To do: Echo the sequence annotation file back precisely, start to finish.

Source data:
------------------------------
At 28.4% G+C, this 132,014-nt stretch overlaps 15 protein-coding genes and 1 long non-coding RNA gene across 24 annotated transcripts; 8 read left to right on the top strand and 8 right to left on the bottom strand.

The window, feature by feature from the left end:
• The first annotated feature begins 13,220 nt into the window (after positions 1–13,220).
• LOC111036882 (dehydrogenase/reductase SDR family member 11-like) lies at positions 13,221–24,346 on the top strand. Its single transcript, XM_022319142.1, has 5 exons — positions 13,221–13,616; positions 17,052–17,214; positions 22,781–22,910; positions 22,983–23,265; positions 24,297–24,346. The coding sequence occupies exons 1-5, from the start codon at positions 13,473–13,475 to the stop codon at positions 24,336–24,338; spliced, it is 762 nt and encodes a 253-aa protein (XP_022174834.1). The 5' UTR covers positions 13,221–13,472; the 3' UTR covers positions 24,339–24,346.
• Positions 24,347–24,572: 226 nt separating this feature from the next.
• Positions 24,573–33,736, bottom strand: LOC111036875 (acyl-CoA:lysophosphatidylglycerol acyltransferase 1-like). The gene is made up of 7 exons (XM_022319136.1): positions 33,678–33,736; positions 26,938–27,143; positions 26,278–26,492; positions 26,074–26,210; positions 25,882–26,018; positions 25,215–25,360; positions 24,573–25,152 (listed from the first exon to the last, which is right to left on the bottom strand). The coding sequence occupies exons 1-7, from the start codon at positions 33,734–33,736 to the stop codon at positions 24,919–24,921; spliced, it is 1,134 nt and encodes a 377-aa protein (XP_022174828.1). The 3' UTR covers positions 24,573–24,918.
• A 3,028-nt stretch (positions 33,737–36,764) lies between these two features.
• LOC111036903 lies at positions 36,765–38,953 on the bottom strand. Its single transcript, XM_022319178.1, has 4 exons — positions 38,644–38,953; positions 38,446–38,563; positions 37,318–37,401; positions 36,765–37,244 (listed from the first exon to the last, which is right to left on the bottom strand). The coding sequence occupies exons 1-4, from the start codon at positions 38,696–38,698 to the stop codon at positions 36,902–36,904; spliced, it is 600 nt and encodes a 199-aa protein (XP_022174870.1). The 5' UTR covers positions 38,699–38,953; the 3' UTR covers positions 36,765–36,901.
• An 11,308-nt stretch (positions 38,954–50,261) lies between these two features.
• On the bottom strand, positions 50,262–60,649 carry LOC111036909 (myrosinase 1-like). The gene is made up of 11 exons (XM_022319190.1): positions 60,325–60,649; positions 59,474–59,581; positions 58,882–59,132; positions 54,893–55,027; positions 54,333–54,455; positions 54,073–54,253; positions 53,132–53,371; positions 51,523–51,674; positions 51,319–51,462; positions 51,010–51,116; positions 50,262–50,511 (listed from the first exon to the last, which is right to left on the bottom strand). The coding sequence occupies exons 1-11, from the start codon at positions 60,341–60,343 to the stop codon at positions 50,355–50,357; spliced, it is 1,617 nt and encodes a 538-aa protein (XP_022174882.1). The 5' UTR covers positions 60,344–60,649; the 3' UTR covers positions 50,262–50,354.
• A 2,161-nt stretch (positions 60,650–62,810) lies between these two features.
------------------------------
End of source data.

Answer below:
At 28.4% G+C, this 132,014-nt stretch overlaps 15 protein-coding genes and 1 long non-coding RNA gene across 24 annotated transcripts; 8 read left to right on the top strand and 8 right to left on the bottom strand.

The window, feature by feature from the left end:
• The first annotated feature begins 13,220 nt into the window (after positions 1–13,220).
• LOC111036882 (dehydrogenase/reductase SDR family member 11-like) lies at positions 13,221–24,346 on the top strand. Its single transcript, XM_022319142.1, has 5 exons — positions 13,221–13,616; positions 17,052–17,214; positions 22,781–22,910; positions 22,983–23,265; positions 24,297–24,346. The coding sequence occupies exons 1-5, from the start codon at positions 13,473–13,475 to the stop codon at positions 24,336–24,338; spliced, it is 762 nt and encodes a 253-aa protein (XP_022174834.1). The 5' UTR covers positions 13,221–13,472; the 3' UTR covers positions 24,339–24,346.
• Positions 24,347–24,572: 226 nt separating this feature from the next.
• Positions 24,573–33,736, bottom strand: LOC111036875 (acyl-CoA:lysophosphatidylglycerol acyltransferase 1-like). The gene is made up of 7 exons (XM_022319136.1): positions 33,678–33,736; positions 26,938–27,143; positions 26,278–26,492; positions 26,074–26,210; positions 25,882–26,018; positions 25,215–25,360; positions 24,573–25,152 (listed from the first exon to the last, which is right to left on the bottom strand). The coding sequence occupies exons 1-7, from the start codon at positions 33,734–33,736 to the stop codon at positions 24,919–24,921; spliced, it is 1,134 nt and encodes a 377-aa protein (XP_022174828.1). The 3' UTR covers positions 24,573–24,918.
• A 3,028-nt stretch (positions 33,737–36,764) lies between these two features.
• LOC111036903 lies at positions 36,765–38,953 on the bottom strand. Its single transcript, XM_022319178.1, has 4 exons — positions 38,644–38,953; positions 38,446–38,563; positions 37,318–37,401; positions 36,765–37,244 (listed from the first exon to the last, which is right to left on the bottom strand). The coding sequence occupies exons 1-4, from the start codon at positions 38,696–38,698 to the stop codon at positions 36,902–36,904; spliced, it is 600 nt and encodes a 199-aa protein (XP_022174870.1). The 5' UTR covers positions 38,699–38,953; the 3' UTR covers positions 36,765–36,901.
• An 11,308-nt stretch (positions 38,954–50,261) lies between these two features.
• On the bottom strand, positions 50,262–60,649 carry LOC111036909 (myrosinase 1-like). The gene is made up of 11 exons (XM_022319190.1): positions 60,325–60,649; positions 59,474–59,581; positions 58,882–59,132; positions 54,893–55,027; positions 54,333–54,455; positions 54,073–54,253; positions 53,132–53,371; positions 51,523–51,674; positions 51,319–51,462; positions 51,010–51,116; positions 50,262–50,511 (listed from the first exon to the last, which is right to left on the bottom strand). The coding sequence occupies exons 1-11, from the start codon at positions 60,341–60,343 to the stop codon at positions 50,355–50,357; spliced, it is 1,617 nt and encodes a 538-aa protein (XP_022174882.1). The 5' UTR covers positions 60,344–60,649; the 3' UTR covers positions 50,262–50,354.
• A 2,161-nt stretch (positions 60,650–62,810) lies between these two features.